# Figuring out how to work with sets and lists

I am using Python v3.3.2

I have researched this and still seem to have no luck, so I thought I would post.

I have a class file that creates an empty list and gathers values from another file and puts said values into a list. It does this twice so it creates two sets of numbers. For example:

``````[1, 2, 3, 4, 5, 6, 7]
[5, 6, 7, 8, 9, 10]
``````

A new list of numbers is thrown into the equation. For example:

``````[1, 5, 7, 3]
``````

I helping determining if the new set of numbers is a subset of either of the two sets. For example:

``````[1, 5, 7, 3] is subset of [1, 2, 3, 4, 5, 6, 7]
[1, 5, 7, 3] is not a subset of [5, 6, 7, 8, 9, 10]
``````

I also need help determining the intersection of the two sets. For example:

``````[5, 6, 7] is the intersection of [1, 2, 3, 4, 5, 6, 7] and [5, 6, 7, 8, 9, 10]
``````

The last thing I need help on is combining the two sets and removing duplicates. For example:

``````[1, 2, 3, 4, 5, 6, 7] + [5, 6, 7, 8, 9, 10] = [1, 2, 3, 4, 5, 6, 7, 8, 9, 10]
``````

Can anyone help me with any of these things?

-

All the operations you mention are provided by the `set` built-in data structure, or can be implemented in terms of its operations, you just need to take a look at the linked documentation. For example:

``````s1 = set([1, 5, 7, 3])
s2 = set([1, 2, 3, 4, 5, 6, 7])

# is s1 a subset of s2?
s1.issubset(s2)
=> True

# set intersection
set([1, 2, 3, 4, 5, 6, 7]) & set([5, 6, 7, 8, 9, 10])
=> set([5, 6, 7])

# set union
set([1, 2, 3, 4, 5, 6, 7]) | set([5, 6, 7, 8, 9, 10])
=> set([1, 2, 3, 4, 5, 6, 7, 8, 9, 10])
``````
-
Has any of this been changed in Python 3? The document you linked says 2.7.5, but I am using 3.3.2. – Eric Oct 2 '13 at 22:14
You might want to open the combo box in the left upper corner of that page. – Matthias Oct 2 '13 at 22:16
@user2763179 no, the essential operations have not changed. I updated the link to point to Python 3's documentation. – Óscar López Oct 2 '13 at 22:16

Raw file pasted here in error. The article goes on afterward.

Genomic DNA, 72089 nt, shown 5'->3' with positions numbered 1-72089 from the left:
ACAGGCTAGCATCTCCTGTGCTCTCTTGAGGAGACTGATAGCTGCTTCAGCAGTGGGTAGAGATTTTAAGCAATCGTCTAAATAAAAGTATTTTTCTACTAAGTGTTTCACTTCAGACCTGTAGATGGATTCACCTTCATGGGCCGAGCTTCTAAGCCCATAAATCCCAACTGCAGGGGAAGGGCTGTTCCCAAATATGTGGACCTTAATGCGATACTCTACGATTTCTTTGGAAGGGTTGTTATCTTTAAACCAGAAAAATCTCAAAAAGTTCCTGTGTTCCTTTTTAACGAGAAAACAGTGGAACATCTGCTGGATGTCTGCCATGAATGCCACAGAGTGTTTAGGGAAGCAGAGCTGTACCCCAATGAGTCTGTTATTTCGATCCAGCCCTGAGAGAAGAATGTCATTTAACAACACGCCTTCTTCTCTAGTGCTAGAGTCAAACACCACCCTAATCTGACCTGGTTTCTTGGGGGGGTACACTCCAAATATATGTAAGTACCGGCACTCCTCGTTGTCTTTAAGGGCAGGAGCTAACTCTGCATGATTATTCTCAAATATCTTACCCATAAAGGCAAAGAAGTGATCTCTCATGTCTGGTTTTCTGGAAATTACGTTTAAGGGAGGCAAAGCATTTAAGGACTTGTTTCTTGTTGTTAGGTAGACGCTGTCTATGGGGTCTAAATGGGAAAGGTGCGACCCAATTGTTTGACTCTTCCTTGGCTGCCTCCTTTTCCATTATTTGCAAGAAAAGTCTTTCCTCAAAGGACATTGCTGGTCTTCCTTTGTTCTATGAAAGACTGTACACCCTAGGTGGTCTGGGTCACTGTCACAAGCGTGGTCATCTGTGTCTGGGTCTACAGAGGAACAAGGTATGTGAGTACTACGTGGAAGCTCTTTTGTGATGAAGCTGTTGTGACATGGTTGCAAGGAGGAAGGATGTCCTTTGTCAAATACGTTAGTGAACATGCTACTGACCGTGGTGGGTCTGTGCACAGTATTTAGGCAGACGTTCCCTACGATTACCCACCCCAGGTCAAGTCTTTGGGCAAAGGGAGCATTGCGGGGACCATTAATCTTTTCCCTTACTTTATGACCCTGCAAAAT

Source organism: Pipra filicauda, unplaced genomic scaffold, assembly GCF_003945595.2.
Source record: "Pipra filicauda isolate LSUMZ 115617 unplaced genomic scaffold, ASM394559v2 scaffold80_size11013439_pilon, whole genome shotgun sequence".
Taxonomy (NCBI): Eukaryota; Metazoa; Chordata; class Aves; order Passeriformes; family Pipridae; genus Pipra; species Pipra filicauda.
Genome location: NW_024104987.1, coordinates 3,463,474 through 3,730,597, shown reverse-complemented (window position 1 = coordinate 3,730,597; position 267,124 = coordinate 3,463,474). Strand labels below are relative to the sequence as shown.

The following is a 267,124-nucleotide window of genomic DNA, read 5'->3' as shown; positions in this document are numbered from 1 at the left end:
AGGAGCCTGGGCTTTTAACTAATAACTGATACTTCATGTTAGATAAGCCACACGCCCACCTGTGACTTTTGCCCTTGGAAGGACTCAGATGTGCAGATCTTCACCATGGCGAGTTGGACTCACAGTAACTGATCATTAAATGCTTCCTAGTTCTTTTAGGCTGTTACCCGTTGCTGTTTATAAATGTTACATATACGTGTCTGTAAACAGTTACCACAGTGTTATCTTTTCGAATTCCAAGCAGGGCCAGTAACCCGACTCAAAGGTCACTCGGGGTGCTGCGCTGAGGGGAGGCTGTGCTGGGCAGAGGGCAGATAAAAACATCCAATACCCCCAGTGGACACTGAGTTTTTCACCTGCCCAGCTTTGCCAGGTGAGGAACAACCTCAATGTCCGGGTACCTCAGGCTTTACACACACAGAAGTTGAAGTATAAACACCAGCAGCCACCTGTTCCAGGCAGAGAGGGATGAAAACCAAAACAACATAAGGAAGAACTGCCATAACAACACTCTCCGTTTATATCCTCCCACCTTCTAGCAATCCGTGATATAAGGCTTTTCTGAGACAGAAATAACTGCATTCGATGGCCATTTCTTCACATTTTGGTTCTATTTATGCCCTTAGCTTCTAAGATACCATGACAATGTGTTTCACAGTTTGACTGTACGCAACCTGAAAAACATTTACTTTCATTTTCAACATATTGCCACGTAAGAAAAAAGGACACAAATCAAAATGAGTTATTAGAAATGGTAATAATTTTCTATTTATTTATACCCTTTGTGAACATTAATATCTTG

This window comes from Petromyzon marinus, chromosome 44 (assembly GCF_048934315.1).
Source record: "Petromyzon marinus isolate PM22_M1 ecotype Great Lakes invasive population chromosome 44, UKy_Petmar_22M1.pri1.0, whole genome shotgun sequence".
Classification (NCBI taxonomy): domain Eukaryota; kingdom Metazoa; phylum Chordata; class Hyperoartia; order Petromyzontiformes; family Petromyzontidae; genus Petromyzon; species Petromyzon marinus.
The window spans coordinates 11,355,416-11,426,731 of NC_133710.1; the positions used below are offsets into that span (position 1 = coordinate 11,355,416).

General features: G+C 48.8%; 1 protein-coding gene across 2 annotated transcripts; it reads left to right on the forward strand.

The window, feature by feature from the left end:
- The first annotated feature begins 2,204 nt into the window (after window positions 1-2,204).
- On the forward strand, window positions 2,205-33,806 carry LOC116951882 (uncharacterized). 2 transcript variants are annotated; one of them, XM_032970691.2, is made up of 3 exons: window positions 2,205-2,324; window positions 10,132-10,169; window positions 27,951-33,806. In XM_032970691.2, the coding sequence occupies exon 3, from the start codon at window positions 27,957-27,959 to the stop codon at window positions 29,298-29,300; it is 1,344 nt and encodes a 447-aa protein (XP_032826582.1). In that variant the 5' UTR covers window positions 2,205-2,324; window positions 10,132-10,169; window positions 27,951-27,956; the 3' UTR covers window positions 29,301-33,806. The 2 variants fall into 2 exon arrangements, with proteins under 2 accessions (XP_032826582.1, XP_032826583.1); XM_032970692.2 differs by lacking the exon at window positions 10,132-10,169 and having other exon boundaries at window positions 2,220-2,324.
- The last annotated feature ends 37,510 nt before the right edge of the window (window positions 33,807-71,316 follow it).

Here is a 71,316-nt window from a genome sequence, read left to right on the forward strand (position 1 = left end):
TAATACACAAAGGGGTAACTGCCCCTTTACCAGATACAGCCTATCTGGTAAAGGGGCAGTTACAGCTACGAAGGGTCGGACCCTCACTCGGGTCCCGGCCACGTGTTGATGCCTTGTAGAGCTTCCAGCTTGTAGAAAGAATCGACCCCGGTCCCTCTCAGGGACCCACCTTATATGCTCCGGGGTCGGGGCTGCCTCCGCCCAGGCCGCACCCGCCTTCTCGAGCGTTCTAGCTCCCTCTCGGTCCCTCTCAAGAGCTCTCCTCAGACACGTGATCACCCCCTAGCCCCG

I think I am getting confused because I have to have a list for each object in my class class that contains elements of the class. So how do I differentiate between the two different sets because I only have one list. – Eric Oct 2 '13 at 22:52
@user2763179 the question is not clear: all of the operations in the question require two lists, but you say that you only have one list. Don't get confused, wherever you're currently using a list, just change it to a set, that's all – Óscar López Oct 2 '13 at 22:55

Use the set data structure in Python. You can freely convert lists to sets with `set()` and sets to lists with `list()`. sets in Python pretty much follow the definition of mathematical sets. This just means that all items in a set are distinct by definition. Converting a list to a set implicitly removes all duplicates.

Subset:

``````>>> a = [1, 5, 7, 3]
>>> b = [1, 2, 3, 4, 5, 6, 7]
>>> set(a).issubset(b)
True
>>> b = [5, 6, 7, 8, 9, 10]
>>> set(a).issubset(b)
False
``````

Intersection:

``````>>> a = [1, 2, 3, 4, 5, 6, 7]
>>> b = [5, 6, 7, 8, 9, 10]
>>> list(set(a).intersection(b))
[5, 6, 7]
``````

Combining the two sets and removing duplicates:

``````>>> a = [1, 2, 3, 4, 5, 6, 7]
>>> b = [5, 6, 7, 8, 9, 10]
>>> list(set().union(a, b))
[1, 2, 3, 4, 5, 6, 7, 8, 9, 10]
``````
-
I think I am getting confused because I have to have a list for each object in my class class that contains elements of the class. So how do I differentiate between the two different sets because I only have one list. – Eric Oct 2 '13 at 22:54
@user2763179 What do you mean differentiate between the two different sets? Which two sets are you talking about? – Shashank Oct 2 '13 at 23:14
Like in one of my files it does a while loop that sets the variable 'first' equal to 0-9, then does another while loop that sets the variable 'second' equal to 5-14. Then it creates another variable called 'third' that is an empty list and appends 4 numbers and then calls a method from my class to determine if 'third' is a subset of 'first' or 'second'. In my class file I have a constructor method (init) that does not take any arguments but initializes an empty list (myList = []). – Eric Oct 2 '13 at 23:25
I'll just add that when using `set.issubset()` it doesn't require the other iterable to be a set - so you can use `set(a).issubset(b)` and the combining the two sets and removing duplicates can be done as `set().union(a, b)` to avoid the `+` for the lists – Jon Clements Oct 3 '13 at 1:52
@shashsnk okie dokies - just mentioning the union as it doesn't need to create a temporary list – Jon Clements Oct 3 '13 at 2:14